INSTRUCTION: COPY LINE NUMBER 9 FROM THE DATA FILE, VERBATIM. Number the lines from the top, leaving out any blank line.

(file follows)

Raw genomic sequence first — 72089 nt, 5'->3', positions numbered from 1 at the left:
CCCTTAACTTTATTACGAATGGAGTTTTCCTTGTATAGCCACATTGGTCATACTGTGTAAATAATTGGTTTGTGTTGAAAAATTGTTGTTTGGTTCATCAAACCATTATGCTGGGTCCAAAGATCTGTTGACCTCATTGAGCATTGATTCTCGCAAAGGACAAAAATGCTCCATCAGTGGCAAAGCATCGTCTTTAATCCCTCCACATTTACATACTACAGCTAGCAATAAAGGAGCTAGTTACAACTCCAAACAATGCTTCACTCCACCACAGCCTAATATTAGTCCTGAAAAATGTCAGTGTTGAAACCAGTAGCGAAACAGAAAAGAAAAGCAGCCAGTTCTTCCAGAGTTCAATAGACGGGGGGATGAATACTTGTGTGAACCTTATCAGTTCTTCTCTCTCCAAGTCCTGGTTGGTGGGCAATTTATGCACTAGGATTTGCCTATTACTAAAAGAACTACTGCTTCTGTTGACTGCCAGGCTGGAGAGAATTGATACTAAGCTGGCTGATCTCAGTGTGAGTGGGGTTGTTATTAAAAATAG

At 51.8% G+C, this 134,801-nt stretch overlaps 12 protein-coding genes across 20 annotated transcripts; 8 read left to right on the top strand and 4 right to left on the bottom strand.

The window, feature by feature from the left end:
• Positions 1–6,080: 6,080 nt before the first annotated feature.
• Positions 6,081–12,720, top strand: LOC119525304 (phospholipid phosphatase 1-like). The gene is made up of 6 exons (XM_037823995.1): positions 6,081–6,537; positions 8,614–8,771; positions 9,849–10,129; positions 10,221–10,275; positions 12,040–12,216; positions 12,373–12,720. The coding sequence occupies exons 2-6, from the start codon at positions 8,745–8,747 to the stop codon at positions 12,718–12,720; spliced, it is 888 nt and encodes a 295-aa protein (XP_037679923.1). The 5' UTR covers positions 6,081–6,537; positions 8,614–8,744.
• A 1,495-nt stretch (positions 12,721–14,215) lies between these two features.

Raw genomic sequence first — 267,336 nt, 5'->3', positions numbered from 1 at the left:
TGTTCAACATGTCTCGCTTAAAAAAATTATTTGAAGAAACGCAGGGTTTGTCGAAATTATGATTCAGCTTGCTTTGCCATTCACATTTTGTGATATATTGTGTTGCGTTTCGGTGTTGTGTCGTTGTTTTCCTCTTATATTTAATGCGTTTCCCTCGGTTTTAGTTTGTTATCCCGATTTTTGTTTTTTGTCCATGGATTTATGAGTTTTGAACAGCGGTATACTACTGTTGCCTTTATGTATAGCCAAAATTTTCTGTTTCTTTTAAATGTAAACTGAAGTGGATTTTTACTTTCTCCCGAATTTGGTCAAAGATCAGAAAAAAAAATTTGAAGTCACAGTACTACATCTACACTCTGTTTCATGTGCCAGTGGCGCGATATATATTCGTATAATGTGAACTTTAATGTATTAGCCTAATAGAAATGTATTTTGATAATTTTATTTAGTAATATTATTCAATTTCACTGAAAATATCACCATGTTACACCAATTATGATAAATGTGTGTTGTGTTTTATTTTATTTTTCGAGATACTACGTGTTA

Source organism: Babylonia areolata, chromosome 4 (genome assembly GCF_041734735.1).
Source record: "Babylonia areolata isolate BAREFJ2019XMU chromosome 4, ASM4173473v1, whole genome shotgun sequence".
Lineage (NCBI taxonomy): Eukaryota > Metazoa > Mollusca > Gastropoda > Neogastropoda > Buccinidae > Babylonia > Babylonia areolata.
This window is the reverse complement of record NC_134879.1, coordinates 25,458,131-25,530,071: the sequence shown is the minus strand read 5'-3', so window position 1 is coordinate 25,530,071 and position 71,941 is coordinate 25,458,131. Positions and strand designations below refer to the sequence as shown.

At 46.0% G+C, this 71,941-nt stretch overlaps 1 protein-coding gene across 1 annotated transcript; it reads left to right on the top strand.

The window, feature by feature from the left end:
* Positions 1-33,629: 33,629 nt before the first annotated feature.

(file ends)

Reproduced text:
TGTTCAACATGTCTCGCTTAAAAAAATTATTTGAAGAAACGCAGGGTTTGTCGAAATTATGATTCAGCTTGCTTTGCCATTCACATTTTGTGATATATTGTGTTGCGTTTCGGTGTTGTGTCGTTGTTTTCCTCTTATATTTAATGCGTTTCCCTCGGTTTTAGTTTGTTATCCCGATTTTTGTTTTTTGTCCATGGATTTATGAGTTTTGAACAGCGGTATACTACTGTTGCCTTTATGTATAGCCAAAATTTTCTGTTTCTTTTAAATGTAAACTGAAGTGGATTTTTACTTTCTCCCGAATTTGGTCAAAGATCAGAAAAAAAAATTTGAAGTCACAGTACTACATCTACACTCTGTTTCATGTGCCAGTGGCGCGATATATATTCGTATAATGTGAACTTTAATGTATTAGCCTAATAGAAATGTATTTTGATAATTTTATTTAGTAATATTATTCAATTTCACTGAAAATATCACCATGTTACACCAATTATGATAAATGTGTGTTGTGTTTTATTTTATTTTTCGAGATACTACGTGTTA